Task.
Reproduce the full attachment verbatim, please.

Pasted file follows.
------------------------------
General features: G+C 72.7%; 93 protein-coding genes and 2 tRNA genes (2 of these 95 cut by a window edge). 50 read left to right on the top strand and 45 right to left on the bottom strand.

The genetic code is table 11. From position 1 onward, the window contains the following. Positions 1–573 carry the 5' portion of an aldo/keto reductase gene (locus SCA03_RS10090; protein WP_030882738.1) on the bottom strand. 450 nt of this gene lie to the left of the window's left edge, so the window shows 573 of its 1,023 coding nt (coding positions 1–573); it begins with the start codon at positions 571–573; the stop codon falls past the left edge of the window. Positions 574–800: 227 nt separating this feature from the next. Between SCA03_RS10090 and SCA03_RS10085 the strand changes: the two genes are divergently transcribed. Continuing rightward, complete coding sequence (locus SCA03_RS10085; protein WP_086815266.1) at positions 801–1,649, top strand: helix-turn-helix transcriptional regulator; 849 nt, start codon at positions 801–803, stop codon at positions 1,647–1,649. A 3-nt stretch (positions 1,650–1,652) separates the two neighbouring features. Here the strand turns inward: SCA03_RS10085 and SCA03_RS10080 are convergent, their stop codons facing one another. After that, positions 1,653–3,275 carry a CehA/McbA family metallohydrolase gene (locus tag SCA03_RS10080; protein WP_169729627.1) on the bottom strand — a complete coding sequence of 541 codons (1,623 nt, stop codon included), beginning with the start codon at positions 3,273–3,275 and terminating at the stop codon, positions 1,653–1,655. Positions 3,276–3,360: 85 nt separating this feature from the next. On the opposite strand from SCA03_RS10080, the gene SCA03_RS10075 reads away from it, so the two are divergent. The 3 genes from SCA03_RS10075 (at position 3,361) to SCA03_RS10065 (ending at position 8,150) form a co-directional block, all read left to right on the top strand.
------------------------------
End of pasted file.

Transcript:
General features: G+C 72.7%; 93 protein-coding genes and 2 tRNA genes (2 of these 95 cut by a window edge). 50 read left to right on the top strand and 45 right to left on the bottom strand.

The genetic code is table 11. From position 1 onward, the window contains the following. Positions 1–573 carry the 5' portion of an aldo/keto reductase gene (locus SCA03_RS10090; protein WP_030882738.1) on the bottom strand. 450 nt of this gene lie to the left of the window's left edge, so the window shows 573 of its 1,023 coding nt (coding positions 1–573); it begins with the start codon at positions 571–573; the stop codon falls past the left edge of the window. Positions 574–800: 227 nt separating this feature from the next. Between SCA03_RS10090 and SCA03_RS10085 the strand changes: the two genes are divergently transcribed. Continuing rightward, complete coding sequence (locus SCA03_RS10085; protein WP_086815266.1) at positions 801–1,649, top strand: helix-turn-helix transcriptional regulator; 849 nt, start codon at positions 801–803, stop codon at positions 1,647–1,649. A 3-nt stretch (positions 1,650–1,652) separates the two neighbouring features. Here the strand turns inward: SCA03_RS10085 and SCA03_RS10080 are convergent, their stop codons facing one another. After that, positions 1,653–3,275 carry a CehA/McbA family metallohydrolase gene (locus tag SCA03_RS10080; protein WP_169729627.1) on the bottom strand — a complete coding sequence of 541 codons (1,623 nt, stop codon included), beginning with the start codon at positions 3,273–3,275 and terminating at the stop codon, positions 1,653–1,655. Positions 3,276–3,360: 85 nt separating this feature from the next. On the opposite strand from SCA03_RS10080, the gene SCA03_RS10075 reads away from it, so the two are divergent. The 3 genes from SCA03_RS10075 (at position 3,361) to SCA03_RS10065 (ending at position 8,150) form a co-directional block, all read left to right on the top strand.